The two students gave their advice to fellow peers who might want to compete for the prestigious scholarship. 

“Stay true to who you are, stick to what you have been doing and you will definitely find some opportunities,” McFadden said. 

Angress said it is important to take the process seriously and he would advise students to start preparing ahead of time. 

Pramataris said he is excited to see what the future holds for the two students. 

“We can’t wait to hear about their future accomplishments, because I know they are going to have a ton of them,” he said.

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Above, Mount Sinai senior Matt Campo won the day at the state wrestling championship March 1. Several other North Shore wrestlers placed on the day. Photo by Mel Jacoby

The wrestling season came to an end this past weekend at the Times Union Center in Albany with North Shore wrestlers making way at the 2020 Championship.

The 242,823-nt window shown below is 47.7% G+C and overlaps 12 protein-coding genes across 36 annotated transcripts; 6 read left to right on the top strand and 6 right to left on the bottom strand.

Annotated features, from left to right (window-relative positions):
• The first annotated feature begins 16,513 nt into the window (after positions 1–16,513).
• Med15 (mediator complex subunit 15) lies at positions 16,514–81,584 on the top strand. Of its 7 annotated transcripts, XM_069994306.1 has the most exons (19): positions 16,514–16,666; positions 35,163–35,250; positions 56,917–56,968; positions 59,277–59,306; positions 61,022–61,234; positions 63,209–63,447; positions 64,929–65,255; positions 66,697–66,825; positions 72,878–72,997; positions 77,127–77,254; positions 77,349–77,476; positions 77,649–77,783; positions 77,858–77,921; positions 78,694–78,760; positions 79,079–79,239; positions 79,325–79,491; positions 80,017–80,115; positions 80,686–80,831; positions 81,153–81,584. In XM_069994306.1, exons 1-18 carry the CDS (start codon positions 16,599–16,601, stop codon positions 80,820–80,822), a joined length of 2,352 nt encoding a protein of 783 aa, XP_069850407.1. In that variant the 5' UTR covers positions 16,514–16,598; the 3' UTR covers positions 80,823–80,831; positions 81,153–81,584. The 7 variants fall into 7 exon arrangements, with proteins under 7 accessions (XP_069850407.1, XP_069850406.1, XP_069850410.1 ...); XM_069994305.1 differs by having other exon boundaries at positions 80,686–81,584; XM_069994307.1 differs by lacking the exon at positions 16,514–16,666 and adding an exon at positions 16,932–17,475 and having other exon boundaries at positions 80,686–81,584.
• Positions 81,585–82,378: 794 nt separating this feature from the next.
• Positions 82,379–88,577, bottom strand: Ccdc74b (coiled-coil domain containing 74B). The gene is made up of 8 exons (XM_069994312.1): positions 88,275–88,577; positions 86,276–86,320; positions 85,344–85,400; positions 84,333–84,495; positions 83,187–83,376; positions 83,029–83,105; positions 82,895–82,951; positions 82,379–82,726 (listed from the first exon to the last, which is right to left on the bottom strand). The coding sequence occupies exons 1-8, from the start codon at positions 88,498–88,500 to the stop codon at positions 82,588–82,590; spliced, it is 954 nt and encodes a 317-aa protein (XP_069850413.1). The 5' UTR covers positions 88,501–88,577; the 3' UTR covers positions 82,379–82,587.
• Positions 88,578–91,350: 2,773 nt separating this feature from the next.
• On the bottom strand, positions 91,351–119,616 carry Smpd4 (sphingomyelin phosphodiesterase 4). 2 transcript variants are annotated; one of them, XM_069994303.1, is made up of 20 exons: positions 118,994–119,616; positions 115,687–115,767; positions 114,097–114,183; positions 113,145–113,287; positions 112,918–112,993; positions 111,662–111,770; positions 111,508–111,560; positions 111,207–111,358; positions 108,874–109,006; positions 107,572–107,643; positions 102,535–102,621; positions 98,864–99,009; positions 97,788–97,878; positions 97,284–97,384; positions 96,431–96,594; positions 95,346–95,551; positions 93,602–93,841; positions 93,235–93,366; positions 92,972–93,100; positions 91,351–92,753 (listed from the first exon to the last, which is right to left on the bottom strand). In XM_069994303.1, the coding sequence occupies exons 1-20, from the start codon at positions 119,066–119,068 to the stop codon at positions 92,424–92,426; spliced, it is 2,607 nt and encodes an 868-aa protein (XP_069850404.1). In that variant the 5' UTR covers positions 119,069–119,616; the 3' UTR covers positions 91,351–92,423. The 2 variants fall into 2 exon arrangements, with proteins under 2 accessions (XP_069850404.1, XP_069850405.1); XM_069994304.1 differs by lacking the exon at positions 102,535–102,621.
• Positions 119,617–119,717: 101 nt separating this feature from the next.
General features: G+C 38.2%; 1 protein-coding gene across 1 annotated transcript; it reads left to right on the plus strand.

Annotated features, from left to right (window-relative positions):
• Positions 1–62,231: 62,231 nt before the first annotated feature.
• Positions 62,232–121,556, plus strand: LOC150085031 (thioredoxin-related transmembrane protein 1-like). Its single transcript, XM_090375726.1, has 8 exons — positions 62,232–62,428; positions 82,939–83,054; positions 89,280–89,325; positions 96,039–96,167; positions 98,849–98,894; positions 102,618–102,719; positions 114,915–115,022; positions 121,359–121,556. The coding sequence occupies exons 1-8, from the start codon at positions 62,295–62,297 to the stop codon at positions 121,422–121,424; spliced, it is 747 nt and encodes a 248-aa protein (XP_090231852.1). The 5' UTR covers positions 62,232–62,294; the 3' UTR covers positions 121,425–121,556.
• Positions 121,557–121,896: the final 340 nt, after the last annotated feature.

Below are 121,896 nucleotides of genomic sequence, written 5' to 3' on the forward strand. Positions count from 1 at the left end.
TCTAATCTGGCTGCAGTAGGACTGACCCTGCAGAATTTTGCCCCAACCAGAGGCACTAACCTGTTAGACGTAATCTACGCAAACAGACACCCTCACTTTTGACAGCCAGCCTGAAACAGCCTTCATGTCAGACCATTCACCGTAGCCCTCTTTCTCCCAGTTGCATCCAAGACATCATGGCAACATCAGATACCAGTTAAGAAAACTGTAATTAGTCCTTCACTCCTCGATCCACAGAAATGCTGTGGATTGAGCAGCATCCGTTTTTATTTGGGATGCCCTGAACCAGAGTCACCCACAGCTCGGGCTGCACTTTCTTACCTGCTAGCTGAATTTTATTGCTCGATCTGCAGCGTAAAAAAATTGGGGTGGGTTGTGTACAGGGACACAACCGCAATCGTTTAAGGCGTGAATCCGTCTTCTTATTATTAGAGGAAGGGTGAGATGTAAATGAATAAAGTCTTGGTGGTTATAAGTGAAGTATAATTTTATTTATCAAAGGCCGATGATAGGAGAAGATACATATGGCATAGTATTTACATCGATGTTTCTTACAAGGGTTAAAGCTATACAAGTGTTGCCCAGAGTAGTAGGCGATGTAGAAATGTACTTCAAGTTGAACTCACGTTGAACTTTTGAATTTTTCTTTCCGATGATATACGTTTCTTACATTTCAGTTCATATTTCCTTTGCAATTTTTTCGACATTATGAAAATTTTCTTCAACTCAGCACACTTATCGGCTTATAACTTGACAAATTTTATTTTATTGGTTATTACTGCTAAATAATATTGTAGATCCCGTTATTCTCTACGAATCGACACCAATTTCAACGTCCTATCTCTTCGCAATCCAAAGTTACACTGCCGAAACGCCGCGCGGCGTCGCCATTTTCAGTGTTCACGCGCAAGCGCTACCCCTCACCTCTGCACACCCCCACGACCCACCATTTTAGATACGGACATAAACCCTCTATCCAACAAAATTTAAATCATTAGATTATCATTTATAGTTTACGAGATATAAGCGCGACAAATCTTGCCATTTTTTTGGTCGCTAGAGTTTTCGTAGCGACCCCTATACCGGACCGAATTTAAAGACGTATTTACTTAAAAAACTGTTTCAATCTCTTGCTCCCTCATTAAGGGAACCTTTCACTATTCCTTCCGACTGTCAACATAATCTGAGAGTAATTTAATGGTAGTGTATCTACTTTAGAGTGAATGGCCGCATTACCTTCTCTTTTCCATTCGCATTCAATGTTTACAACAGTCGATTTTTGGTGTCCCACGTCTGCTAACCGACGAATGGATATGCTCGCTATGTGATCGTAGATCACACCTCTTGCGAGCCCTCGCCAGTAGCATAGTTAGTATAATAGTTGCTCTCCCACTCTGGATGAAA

A sellout crowd was in attendance for the two-day, three-session event featuring the best wrestlers throughout New York state. All of the Division II County Champions plus a few wildcards competed.

North Shore wrestlers from John Glenn, Mount Sinai, Shoreham-Wading River and Mattituck participated.  

Mount Sinai’s Matt Campo, the No. 2 seed, wrestled Mickey Squires of Norwich, the No. 1 seed, in a rematch of their Windsor Christmas tournament where Squires won 6-4.  The finals was the seventh time Campo and Squires faced off, with Squires wining four and Campo winning two.

The match started with Squires scoring one point in the first period with an escape and took the lead 1-0. Campo responded in the second period with a takedown, scoring two points and a 2-1 lead. Squires responded with a third-period escape, scoring one point. This tied the score at 2-2 and sent the match to overtime. Both wrestlers knew the other’s style and adjusted accordingly. The crowd was in a frenzy during the overtime, knowing the first one to score would win the championship. In a dramatic finish, Campo scored two points on a takedown and won the match 4-2, becoming the New York State Champion at 170 pounds. Campo also recorded his 200th career win during the tournament.   

Campo credited the win to the strategy set up by his father, Mike Campo, coach Matt Armstrong and assistants Kurt Wagner, Eric Strobeck, Ralph Menchino, Jim Walker and two outstanding wrestling training partners, Joe Goodrich and Adam Shrata.